Customer service demands online and offline have forever changed as a result of our always-on, everyone’s-a-publisher model. All the world’s a stage and how (or if) brands respond to customer complaints or even challenging questions is a critical component to reputation management. Customers can detect a canned, corporate response a mile away and if you’ve ever been the recipient of one (you know you have) it can just add fuel to the fire.
In his new book Hug Your Haters, Jay Baer makes a business case for the importance of superior customer customer service now that it has become a “spectator sport.” Yet, many companies continue to struggle with execution.
In part, it’s because implementation is more than a response matrix and checklist of dos and don’ts. It requires top-down support for embracing and communicating superior customer support as a company value, and creating a culture that enables it. Cultural change is hard, but when achieved — even in small steps along the way — it shows.
Last week I was shopping at the Container Store and while I was in line checking out, a store employee came to the manager on duty and explained that a customer in the store desperately needed an item they were out of, and was wondering if she could sell her the floor model.
Let’s back up for a moment to play armchair quarterback and consider the conversation that might have already transpired between the sales associate and the customer. Distressed customer asks if she could purchase the floor model because the store is out of the item she desperately needs. In that moment, the associate had some options for response:
(1) “No. That’s against store policy. We can order one for you and have it shipped to your house.”
Pretty typical corporate response, frustrated customer leaves store without the item she desperately needed today while a perfectly good store model sits inside.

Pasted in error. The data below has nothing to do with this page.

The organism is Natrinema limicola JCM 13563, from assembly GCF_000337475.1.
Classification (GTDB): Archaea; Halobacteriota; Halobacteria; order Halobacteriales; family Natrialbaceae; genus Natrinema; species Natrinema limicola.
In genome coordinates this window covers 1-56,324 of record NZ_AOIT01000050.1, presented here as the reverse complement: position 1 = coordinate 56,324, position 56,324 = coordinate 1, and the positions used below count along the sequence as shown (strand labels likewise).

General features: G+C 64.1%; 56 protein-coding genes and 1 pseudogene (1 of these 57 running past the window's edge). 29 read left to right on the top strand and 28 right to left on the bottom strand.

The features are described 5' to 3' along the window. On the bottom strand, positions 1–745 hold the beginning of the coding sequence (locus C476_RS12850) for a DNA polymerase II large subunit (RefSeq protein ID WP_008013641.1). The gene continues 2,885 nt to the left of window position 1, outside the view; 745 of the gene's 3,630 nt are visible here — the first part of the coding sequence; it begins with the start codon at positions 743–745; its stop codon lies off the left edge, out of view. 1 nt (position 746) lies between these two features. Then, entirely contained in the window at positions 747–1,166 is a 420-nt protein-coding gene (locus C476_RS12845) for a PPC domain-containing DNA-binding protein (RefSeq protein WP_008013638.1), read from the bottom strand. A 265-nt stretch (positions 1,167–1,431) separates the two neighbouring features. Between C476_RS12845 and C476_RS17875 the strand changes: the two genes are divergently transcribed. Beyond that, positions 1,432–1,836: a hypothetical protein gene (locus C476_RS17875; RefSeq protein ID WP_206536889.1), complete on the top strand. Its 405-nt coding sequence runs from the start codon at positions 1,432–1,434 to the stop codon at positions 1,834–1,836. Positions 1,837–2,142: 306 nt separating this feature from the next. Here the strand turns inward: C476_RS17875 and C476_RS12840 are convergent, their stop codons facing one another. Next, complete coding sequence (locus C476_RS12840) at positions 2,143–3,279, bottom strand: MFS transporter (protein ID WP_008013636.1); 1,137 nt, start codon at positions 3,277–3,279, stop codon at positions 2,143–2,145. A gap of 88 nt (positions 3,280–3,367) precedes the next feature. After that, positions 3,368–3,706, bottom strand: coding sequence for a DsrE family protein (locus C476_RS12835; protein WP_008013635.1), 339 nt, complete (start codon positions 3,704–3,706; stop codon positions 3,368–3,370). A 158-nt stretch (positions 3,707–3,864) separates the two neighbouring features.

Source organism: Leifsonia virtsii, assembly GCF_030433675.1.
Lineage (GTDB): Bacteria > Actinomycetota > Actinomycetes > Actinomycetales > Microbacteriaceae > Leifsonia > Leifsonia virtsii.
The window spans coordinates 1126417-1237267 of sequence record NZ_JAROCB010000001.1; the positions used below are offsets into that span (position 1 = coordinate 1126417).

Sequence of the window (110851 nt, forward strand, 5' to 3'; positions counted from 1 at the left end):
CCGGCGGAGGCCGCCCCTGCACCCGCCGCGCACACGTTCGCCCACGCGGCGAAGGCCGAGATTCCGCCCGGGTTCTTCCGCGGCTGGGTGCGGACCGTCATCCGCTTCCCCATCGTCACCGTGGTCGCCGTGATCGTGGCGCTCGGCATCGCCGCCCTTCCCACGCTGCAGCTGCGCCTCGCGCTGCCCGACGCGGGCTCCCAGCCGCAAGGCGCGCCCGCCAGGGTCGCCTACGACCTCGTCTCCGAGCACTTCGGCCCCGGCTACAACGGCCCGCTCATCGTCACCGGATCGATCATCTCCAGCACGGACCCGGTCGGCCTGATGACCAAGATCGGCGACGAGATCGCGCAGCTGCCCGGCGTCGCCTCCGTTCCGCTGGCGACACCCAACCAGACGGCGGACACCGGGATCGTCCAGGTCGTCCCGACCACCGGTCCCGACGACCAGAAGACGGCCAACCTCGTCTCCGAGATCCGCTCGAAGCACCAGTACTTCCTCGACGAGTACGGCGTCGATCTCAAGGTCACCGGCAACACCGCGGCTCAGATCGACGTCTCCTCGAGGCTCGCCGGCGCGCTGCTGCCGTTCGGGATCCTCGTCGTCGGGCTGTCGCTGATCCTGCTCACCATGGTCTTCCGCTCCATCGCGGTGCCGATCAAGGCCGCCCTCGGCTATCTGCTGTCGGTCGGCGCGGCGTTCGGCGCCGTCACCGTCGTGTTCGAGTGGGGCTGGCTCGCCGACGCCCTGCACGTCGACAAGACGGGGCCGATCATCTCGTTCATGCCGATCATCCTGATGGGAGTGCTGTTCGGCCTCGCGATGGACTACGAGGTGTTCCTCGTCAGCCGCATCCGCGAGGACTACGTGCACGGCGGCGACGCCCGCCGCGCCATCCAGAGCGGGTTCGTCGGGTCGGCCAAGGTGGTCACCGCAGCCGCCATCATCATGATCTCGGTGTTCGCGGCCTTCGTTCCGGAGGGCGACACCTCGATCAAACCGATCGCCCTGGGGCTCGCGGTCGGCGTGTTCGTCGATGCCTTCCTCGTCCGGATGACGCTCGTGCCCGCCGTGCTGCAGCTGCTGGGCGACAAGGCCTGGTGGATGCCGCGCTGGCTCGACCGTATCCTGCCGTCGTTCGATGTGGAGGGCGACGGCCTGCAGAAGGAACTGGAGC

(2) “Sorry. Store policy says no. Kinda stupid, I know, but that’s just how it is.”
Sales associate injects her own personality in an attempt deflect the customer’s anger away from her and onto the store.
(3) “Let me go talk to my manager and see what we can do for you.”
In this option — the one she chose — the sales associate empathizes with the customer’s frustration offering kindness and an attempt toward solution (while perhaps knowing it’s perfectly possible this will frustrate her manager to see she’s not just following protocol).
Okay. Back to the moment at the checkout when I’m overhearing this conversation. The manager’s response was simple: “You decide. Just do what seems best. I trust you to make the right decision.”
Not at all what I expected to hear and, by the look on the employee’s face, not the one she expected, either. But in that moment, that one response communicated culture and values that will shape that employee’s (and others) interactions for the future.
Think for a moment if the manager had instead said, “No. Store policy. We can ship the product.” The disappointed sales associate who just tried to go the extra mile for her customer retreats to deliver the news. How excited will that associate be to return to work the next day? How empowered will she feel to go above and beyond next time?
Or, “Yes, that’s fine. Sell the floor model.” Likely the exact same outcome (the customer would have walked out of the store, pleased that she was able to purchase the product she wanted) but the delivery gave the sales associate not only the gift of being able to deliver the positive news to the customer with pride, but has now empowered her and given her incentive to repeat this type of customer service.
From this point on, how many more positive customer experiences will that one employee now provide? And when observed by her co-workers, what will be the affect on the way they, in turn, treat customers in the moment? Knowing their employer embraces trust, empathy, and customer-centric decison making and trusts employees to execute is not a checklist on the wall. It’s not a policy. It’s an organizational cultural value.